The ambassador tells La Forge that the investigation’s moving faster than expected, so he wants the engineer to assassinate Governor Vagh in the cargo bay in front of many witnesses, and claim he did it on Starfleet’s behalf in support of Kriosian independence. La Forge says he understands, then leaves. He goes back to his quarters to sleep, but wakes up from a nightmare and immediately contacts O’Brien—but can’t remember why he did so. He visits Crusher, concerned that he can’t sleep and wanting her to give him something for it.
Vagh and Kell beam on board, along with the governor’s staff. Vagh makes it clear that this is against his better judgment, but Kell convinced him. At Kell’s suggestion they proceed immediately to the cargo bay.
Data has traced the E-band spikes—twice they occurred on the ship, once on the planet’s surface. He also discovers that the E-band emissions bear a similarity to human brainwave patterns, and that a system designed to process the EM spectrum and carry them to the human brain could receive those signals. Data gets a shock of recognition, as that’s how La Forge’s VISOR works. He immediately proceeds to the shuttle bay to examine the shuttle La Forge took to Risa. While he can’t find any discrepancies in the navigation logs, he does detect submicroscopic stresses on the nose consistent with the application of a tractor beam—and there’s no indication that the shuttle ever was hit with such a beam on La Forge’s trip to Risa. He then examines the isolinear chips in the shuttle, only to discover that they’ve been replicated by a Romulan replicator.
Picard shows Vagh, Kell, and his staff how the investigation is proceeding. O’Brien verifies that the unit in Cargo Bay 4 is the only one that was tampered with. La Forge shows up, covertly armed with a small hand phaser, and is asked by O’Brien to check over something. After that, he just stares at Vagh.
Data contacts La Forge, but he doesn’t respond. The computer tells him that he’s in Cargo Bay 4, so he contacts Worf and orders him to take La Forge into custody. Worf moves to do so, but is stopped by Vagh’s bodyguards, so he cries out La Forge’s name, which forces Picard and Vagh to turn around just before he can fire. Picard is able to deflect La Forge’s fatal shot at Vagh, and Worf takes him into custody.
Then Data shows up and explains what happened. The only thing left to determine is who provided La Forge with his instructions—the E-band emissions that were sent to La Forge’s VISOR had to come to someone in close proximity, and the only people who were close enough to him each of the three times they detected an E-band spike were Picard and Kell.
Kell refuses to be searched by the Enterprise crew—and Vagh agrees, saying they’ll search Kell themselves. Kell nervously requests asylum aboard the Enterprise, which Picard says he’ll grant—after the ambassador’s been cleared of this crime. Vagh’s bodyguards grab Kell and they all beam down to Krios.
La Forge sits with Troi, frustrated, because he remembers every detail of his trip to Risa. She begins her work with him to restore his memories.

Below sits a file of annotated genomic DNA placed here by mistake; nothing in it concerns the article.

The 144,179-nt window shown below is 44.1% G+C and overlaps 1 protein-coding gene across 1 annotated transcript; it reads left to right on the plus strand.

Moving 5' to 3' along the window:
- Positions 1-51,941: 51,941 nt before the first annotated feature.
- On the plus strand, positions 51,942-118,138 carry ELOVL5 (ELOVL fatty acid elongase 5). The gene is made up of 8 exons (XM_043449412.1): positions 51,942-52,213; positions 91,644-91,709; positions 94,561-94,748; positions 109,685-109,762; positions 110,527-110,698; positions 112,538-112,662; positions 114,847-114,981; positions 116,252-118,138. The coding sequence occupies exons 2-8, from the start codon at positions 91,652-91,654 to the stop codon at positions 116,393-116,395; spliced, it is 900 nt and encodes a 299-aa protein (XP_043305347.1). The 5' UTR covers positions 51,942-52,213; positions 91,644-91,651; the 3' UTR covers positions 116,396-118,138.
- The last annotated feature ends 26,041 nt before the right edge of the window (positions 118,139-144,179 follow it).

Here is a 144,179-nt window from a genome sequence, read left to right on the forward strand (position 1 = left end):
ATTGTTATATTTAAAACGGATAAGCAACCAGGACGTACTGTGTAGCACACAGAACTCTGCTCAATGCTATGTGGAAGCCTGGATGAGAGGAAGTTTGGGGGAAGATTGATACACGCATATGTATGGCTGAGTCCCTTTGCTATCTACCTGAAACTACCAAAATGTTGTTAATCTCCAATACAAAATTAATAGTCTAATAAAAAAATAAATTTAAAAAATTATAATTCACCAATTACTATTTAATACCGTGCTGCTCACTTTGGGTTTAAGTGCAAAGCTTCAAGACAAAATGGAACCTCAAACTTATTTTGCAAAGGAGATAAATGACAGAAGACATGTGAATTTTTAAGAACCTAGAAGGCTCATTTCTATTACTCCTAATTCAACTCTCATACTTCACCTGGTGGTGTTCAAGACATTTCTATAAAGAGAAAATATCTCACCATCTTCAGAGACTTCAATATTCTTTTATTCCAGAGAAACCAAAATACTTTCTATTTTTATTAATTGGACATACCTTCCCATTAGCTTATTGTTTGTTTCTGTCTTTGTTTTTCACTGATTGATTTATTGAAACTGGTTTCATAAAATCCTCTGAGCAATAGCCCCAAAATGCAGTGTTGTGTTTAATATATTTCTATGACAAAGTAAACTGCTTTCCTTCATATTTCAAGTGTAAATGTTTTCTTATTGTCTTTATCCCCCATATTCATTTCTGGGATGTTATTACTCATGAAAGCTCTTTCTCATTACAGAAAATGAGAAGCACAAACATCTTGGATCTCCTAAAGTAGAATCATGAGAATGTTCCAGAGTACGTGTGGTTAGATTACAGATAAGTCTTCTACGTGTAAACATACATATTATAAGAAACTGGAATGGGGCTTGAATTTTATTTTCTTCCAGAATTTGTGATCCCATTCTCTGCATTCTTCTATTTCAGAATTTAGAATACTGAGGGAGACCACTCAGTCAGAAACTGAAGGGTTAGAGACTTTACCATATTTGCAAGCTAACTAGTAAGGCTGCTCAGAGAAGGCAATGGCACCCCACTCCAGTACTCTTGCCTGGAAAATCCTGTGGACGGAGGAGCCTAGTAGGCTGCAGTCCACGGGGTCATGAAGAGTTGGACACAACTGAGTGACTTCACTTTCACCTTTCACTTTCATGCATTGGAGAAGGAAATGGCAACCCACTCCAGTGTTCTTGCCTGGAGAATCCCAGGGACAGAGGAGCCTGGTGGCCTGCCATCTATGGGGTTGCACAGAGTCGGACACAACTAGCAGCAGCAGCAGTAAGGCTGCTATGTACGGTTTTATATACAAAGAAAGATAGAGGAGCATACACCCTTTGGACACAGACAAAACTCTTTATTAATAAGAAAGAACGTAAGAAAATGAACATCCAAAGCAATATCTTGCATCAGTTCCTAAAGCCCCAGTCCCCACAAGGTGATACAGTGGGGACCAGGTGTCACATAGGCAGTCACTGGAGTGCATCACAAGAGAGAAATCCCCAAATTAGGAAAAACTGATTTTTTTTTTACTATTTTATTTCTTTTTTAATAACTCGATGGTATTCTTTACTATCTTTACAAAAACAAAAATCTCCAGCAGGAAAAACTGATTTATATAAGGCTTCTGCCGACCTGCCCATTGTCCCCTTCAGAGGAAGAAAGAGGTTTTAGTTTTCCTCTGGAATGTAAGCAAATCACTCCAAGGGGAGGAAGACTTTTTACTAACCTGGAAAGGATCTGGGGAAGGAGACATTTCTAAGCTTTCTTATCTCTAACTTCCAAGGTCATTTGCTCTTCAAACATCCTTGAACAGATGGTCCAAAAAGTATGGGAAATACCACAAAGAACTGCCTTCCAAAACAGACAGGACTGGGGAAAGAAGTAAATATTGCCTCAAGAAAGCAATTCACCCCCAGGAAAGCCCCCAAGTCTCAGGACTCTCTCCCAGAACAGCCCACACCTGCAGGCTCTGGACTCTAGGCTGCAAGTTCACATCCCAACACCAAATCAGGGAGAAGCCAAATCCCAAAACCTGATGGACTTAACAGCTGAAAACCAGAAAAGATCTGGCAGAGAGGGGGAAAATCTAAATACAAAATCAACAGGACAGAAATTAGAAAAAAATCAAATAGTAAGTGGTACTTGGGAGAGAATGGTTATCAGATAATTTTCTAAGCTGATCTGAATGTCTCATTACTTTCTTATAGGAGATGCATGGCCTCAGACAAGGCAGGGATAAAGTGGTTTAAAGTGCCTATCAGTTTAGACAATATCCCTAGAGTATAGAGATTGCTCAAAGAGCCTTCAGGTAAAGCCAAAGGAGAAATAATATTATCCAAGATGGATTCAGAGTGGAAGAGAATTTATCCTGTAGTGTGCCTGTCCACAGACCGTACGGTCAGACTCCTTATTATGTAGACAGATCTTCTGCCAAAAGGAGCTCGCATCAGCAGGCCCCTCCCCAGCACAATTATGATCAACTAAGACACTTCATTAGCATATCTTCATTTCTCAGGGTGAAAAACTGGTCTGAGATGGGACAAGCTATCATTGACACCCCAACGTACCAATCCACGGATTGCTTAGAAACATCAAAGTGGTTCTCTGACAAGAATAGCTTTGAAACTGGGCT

Can’t We Just Reverse the Polarity?: The fake phaser rifle matches a Federation rifle mostly—the energy flow from the prefire chamber to the emission aperture, rapid nadion pulse, beam-control assembly, safety interlock, beam-width intensity controls, and energy cell discharge are all normal. But the efficiency reading on the discharge crystal is above Starfleet specifications, and it turns out it’s using terahertz energy, which the Federation doesn’t use. That eventually leads them to the Romulans.
Thank You, Counselor Obvious: Troi sees La Forge upon his return from the Romulan ship, and views him as more relaxed than she ever saw him. She pushes him to reveal what he did on Risa, and La Forge lists a whole mess of things we know he didn’t do, like play chess, walk, swim, eat, and spend time with a woman named Jonek. Troi’s pushing for details on what he did comes across a lot more as a friend fishing for gossip than a counselor checking on a patient, which is actually kinda cute….
At the end, though, she’s entirely his counselor as she tries to get La Forge to remember what happened.
If I Only Had a Brain…: Data’s investigation of the E-band emissions eventually leads him to discovering La Forge as the saboteur. He also has an entertaining conversation with La Forge upon the latter’s return to the ship, as La Forge cracks wise, Data expresses confusion, talks through the comment to determine where the humor is, and then agrees that what he said was funny, prompting La Forge to grin and say, “I missed you, Data.”
There is No Honor in Being Pummeled: It always irked me that Data was the one who solved the mystery—though it had its basis in his detection of the E-band emissions, so it made some sense—but this is the sort of thing that should’ve been handled by the chief of security. Oh well.
Just as in “Reunion,” Picard refuses to let Worf’s discommendation get in the way of duty—this time, it’s him pretty much forcing Worf down Kell’s throat, as he’s the one best qualified to give Kell a tactical briefing. And then after all of Kell’s bitching and moaning about having to deal with Worf, the ambassador actually pays him a compliment, telling him that there are some on the High Council who are grateful to Worf for killing Duras, and that when he did so, he acted as a true Klingon.